end mill adapters
formatting link
R8-ER adapters
formatting link
only -- collets seperate see
formatting link
sets
formatting link

Unk'a George (George McDuffee ===================================
A man may be a tough, concentrated, successful money-maker and never contribute to his country anything more than a horrible example.
A manager may be tough and practical, squeezing out, while the going is good, the last ounce of profit and dividend, and may leave behind him an exhausted industry and a legacy of industrial hatred.
A tough manager may never look outside his own factory walls or be conscious of his partnership in a wider world.
I often wonder what strange cud such men sit chewing when their working days are over, and the accumulating riches of the mind have eluded them.
Robert Menzies (1894-1978), Australian Liberal politician, prime minister.
Reply to
F. George McDuffee
I'd had and used a set of cheap Enco R8 collets for a decade. I have no complaints, but I don't do any high-precision work either. .001" is precision in my shop most days, and most things don't need to be that close. I do sometimes use a file. Production is not an issue.
I have been surprised how well these collets grab. My drillchucks and flycutters have straight shanks that I grab with collets. I've never had a collet slip -- the drive belt in the B'Port J-head slips first.
It is sometimes a bit surprising how far off some of the cheapos can be. I did buy one good 1/2" collet because that's the size I use most of the time and that's the size of the shank on my edgefinder.
Reply to
Don Foreman
Well, generally, this should be true. I bought some import end mill holders a while ago from a reputable supplier like J&L, KBC or so. When they came in, they just looked funny, so I decided to check the runout. Good thing I did, as the TIR was .020"! Bad enough that I did actually SEE the error, but thought I was imagining it! The vendor replaced them immediately, and agreed there was something terribly wrong with them.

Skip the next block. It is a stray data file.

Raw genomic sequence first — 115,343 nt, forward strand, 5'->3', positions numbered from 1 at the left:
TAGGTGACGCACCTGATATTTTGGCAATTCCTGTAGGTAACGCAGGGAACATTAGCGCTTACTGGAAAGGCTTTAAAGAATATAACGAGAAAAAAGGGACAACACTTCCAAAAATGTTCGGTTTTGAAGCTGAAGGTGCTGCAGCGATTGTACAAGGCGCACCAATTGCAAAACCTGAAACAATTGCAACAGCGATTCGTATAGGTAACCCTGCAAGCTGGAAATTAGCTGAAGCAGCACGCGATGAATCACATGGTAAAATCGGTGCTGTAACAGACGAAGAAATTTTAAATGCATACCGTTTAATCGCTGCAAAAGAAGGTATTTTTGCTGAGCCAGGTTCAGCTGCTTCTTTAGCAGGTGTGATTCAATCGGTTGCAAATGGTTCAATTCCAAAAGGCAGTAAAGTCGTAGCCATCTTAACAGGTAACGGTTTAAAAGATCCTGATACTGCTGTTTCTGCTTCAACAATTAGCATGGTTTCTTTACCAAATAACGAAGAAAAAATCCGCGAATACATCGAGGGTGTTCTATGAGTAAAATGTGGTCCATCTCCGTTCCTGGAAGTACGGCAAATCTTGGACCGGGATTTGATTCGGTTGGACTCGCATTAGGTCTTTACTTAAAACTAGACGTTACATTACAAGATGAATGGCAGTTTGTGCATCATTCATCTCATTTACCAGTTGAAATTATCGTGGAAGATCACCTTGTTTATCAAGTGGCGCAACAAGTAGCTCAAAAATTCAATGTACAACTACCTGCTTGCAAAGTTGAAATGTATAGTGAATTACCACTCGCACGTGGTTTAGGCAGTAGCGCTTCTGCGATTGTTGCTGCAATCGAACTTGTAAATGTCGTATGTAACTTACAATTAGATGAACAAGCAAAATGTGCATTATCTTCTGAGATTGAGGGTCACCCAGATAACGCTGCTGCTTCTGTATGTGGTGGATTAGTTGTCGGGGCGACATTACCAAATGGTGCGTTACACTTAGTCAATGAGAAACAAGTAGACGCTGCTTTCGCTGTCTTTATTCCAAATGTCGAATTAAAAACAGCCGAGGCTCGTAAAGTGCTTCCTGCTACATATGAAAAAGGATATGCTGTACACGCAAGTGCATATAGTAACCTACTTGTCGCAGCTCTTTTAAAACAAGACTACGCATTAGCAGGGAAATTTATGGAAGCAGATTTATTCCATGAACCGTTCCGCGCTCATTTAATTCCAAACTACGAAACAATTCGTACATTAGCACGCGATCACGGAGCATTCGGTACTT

So, you might check them when they come in, just to be sure. There are some really crummy tools out there, as well as excellent stuff.
Jon
Reply to
Jon Elson
Now 5C on the other hand..there are some SERIOUS issues with some cheap ones.
Gunner
"Deep in her heart, every moslem woman yearns to show us her tits" John Griffin
Reply to
Gunner
There are indeed, but they're still useful for us HSM's who don't have to meet a spec, just make stuff that works. Cheap crummy 5C's, an inexpensive import spin index and a cheapo pair of collet blocks are handy as pockets on a shirt in this home machinist's shop. I seem to make a lot of odd nuts and bolts, metric and SAE, to fit this 'n that. They are sometimes blackened as for tools and guns, other times plated with zinc or nickel. Compensation is often in increments of 6 or 12, preferably Dixie Voodoo Black Lager.
One nice thing about cheap 5C collets: when you abuse them by reefing hard to grab a smaller diameter than they're intended for, ya don't hurt 'em any because they weren't that good to begin with -- and the job gets done.
Reply to
Don Foreman
Sad, too much time on hands thought...
Take the set of Chinese/Indian collets. get some shim or wire of the right size to hold the collets open. Use your favourite ceramic insert followed by the toolpost grinder and make all of the collets in the set one size larger, but exact (might have problems with the smaller ones). Buy one good collet to replace the smallest.
Shouldn't take more than a couple of months of evenings to get a good set that way :-(
Mark Rand RTFM
Reply to
Mark Rand
I have a Bridgeport mill with a power drawbar. The 'bar eats those cheap collets like they are candy. It chews the threads ou t of them quickly. The good (old) ones last and last.
I guess the cheap ones are the cost of doing business, so to speak.
JW
Reply to
John